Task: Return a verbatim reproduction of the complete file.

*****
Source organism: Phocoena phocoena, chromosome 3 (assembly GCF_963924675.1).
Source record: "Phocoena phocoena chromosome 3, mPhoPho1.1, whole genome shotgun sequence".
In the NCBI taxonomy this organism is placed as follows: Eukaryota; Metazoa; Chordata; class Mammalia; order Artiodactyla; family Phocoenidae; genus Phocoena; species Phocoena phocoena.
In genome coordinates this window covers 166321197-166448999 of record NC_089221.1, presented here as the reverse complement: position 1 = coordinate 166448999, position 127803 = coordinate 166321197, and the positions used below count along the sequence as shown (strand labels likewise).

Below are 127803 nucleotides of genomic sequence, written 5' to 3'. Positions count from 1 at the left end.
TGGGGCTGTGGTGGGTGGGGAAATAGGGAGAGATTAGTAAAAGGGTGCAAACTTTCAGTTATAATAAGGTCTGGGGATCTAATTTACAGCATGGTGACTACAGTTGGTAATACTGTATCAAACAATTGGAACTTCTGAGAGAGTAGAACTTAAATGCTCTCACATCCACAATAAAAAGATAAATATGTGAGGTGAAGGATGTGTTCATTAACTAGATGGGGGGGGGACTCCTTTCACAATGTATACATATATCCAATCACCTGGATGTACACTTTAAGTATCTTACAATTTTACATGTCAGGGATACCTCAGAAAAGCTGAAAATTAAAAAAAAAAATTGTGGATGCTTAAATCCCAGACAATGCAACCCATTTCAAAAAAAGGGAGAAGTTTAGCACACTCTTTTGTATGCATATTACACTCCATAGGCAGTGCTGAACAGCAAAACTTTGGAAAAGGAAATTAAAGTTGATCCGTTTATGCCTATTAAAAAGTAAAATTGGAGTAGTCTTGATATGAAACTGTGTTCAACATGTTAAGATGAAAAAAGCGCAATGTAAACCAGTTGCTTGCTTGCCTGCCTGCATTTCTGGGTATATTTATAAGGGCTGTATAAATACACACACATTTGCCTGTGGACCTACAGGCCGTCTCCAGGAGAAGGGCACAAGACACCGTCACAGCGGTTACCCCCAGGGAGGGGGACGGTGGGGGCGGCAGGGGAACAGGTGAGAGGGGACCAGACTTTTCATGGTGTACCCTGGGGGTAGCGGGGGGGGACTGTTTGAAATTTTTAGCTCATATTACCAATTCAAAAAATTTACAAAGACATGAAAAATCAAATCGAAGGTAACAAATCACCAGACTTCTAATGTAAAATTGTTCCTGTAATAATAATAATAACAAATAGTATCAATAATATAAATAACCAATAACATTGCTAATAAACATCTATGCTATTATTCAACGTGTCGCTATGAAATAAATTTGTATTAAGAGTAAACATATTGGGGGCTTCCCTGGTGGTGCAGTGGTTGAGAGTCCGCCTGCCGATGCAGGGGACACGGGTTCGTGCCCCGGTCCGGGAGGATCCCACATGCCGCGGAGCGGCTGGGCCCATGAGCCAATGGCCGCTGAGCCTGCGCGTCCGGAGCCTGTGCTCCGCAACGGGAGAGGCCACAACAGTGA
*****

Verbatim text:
Source organism: Phocoena phocoena, chromosome 3 (assembly GCF_963924675.1).
Source record: "Phocoena phocoena chromosome 3, mPhoPho1.1, whole genome shotgun sequence".
In the NCBI taxonomy this organism is placed as follows: Eukaryota; Metazoa; Chordata; class Mammalia; order Artiodactyla; family Phocoenidae; genus Phocoena; species Phocoena phocoena.
In genome coordinates this window covers 166321197-166448999 of record NC_089221.1, presented here as the reverse complement: position 1 = coordinate 166448999, position 127803 = coordinate 166321197, and the positions used below count along the sequence as shown (strand labels likewise).

Below are 127803 nucleotides of genomic sequence, written 5' to 3'. Positions count from 1 at the left end.
TGGGGCTGTGGTGGGTGGGGAAATAGGGAGAGATTAGTAAAAGGGTGCAAACTTTCAGTTATAATAAGGTCTGGGGATCTAATTTACAGCATGGTGACTACAGTTGGTAATACTGTATCAAACAATTGGAACTTCTGAGAGAGTAGAACTTAAATGCTCTCACATCCACAATAAAAAGATAAATATGTGAGGTGAAGGATGTGTTCATTAACTAGATGGGGGGGGGACTCCTTTCACAATGTATACATATATCCAATCACCTGGATGTACACTTTAAGTATCTTACAATTTTACATGTCAGGGATACCTCAGAAAAGCTGAAAATTAAAAAAAAAAATTGTGGATGCTTAAATCCCAGACAATGCAACCCATTTCAAAAAAAGGGAGAAGTTTAGCACACTCTTTTGTATGCATATTACACTCCATAGGCAGTGCTGAACAGCAAAACTTTGGAAAAGGAAATTAAAGTTGATCCGTTTATGCCTATTAAAAAGTAAAATTGGAGTAGTCTTGATATGAAACTGTGTTCAACATGTTAAGATGAAAAAAGCGCAATGTAAACCAGTTGCTTGCTTGCCTGCCTGCATTTCTGGGTATATTTATAAGGGCTGTATAAATACACACACATTTGCCTGTGGACCTACAGGCCGTCTCCAGGAGAAGGGCACAAGACACCGTCACAGCGGTTACCCCCAGGGAGGGGGACGGTGGGGGCGGCAGGGGAACAGGTGAGAGGGGACCAGACTTTTCATGGTGTACCCTGGGGGTAGCGGGGGGGGACTGTTTGAAATTTTTAGCTCATATTACCAATTCAAAAAATTTACAAAGACATGAAAAATCAAATCGAAGGTAACAAATCACCAGACTTCTAATGTAAAATTGTTCCTGTAATAATAATAATAACAAATAGTATCAATAATATAAATAACCAATAACATTGCTAATAAACATCTATGCTATTATTCAACGTGTCGCTATGAAATAAATTTGTATTAAGAGTAAACATATTGGGGGCTTCCCTGGTGGTGCAGTGGTTGAGAGTCCGCCTGCCGATGCAGGGGACACGGGTTCGTGCCCCGGTCCGGGAGGATCCCACATGCCGCGGAGCGGCTGGGCCCATGAGCCAATGGCCGCTGAGCCTGCGCGTCCGGAGCCTGTGCTCCGCAACGGGAGAGGCCACAACAGTGA